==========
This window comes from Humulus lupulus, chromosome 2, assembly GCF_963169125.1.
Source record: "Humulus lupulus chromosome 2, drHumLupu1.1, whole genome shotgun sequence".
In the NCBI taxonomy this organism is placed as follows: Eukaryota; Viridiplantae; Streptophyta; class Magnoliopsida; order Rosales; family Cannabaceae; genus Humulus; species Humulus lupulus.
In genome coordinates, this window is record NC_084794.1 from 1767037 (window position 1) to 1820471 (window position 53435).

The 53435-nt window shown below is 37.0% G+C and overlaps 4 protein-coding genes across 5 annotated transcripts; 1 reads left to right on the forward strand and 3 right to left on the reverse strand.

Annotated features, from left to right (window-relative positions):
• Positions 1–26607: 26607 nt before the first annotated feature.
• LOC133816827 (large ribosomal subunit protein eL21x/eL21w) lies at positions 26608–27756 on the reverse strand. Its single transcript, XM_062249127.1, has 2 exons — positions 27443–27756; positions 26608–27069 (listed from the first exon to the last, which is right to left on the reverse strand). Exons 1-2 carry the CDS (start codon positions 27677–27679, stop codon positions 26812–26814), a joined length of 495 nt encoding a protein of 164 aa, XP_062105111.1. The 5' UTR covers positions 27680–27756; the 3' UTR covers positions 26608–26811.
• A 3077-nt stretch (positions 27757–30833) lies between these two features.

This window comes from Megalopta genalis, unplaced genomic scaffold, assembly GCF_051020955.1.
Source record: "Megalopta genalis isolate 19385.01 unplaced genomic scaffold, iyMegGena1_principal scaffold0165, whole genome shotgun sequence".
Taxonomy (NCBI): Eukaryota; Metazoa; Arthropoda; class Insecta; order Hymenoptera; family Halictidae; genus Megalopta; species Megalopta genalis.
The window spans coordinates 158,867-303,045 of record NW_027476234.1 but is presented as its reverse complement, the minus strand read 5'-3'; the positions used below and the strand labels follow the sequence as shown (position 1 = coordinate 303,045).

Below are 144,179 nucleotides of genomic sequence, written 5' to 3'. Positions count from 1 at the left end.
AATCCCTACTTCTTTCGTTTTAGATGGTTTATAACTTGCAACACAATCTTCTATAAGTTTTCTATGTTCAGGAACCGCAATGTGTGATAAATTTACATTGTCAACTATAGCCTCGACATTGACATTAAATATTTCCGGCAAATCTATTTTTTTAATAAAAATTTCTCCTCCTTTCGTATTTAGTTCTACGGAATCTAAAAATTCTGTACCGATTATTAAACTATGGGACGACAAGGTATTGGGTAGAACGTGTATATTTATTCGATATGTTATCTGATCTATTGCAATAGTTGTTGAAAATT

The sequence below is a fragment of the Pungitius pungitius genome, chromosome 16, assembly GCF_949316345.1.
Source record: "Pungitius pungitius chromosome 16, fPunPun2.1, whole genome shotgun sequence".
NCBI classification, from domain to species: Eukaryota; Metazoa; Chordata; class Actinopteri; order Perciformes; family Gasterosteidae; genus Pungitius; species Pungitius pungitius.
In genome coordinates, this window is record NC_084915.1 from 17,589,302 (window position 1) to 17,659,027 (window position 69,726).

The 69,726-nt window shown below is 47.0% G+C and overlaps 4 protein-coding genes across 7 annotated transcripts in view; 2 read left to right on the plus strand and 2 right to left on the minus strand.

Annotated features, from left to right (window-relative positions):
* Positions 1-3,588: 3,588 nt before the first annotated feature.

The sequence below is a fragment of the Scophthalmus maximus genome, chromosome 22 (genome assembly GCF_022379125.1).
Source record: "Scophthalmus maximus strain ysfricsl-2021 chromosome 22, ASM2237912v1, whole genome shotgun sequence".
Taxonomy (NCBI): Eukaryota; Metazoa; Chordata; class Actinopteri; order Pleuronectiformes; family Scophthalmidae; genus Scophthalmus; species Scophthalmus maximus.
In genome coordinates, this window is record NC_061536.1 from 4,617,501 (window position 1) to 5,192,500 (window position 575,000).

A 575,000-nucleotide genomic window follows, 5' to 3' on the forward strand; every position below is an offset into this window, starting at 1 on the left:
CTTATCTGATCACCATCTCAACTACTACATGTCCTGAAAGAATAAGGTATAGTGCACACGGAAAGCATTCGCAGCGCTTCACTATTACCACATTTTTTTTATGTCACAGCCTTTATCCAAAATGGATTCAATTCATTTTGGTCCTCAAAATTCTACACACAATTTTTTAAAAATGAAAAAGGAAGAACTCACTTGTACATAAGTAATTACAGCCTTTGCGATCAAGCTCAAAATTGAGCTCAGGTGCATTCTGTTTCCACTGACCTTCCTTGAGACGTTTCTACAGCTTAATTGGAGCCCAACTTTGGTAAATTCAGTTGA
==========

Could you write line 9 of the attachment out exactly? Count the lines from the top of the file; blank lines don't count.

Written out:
• A 3077-nt stretch (positions 27757–30833) lies between these two features.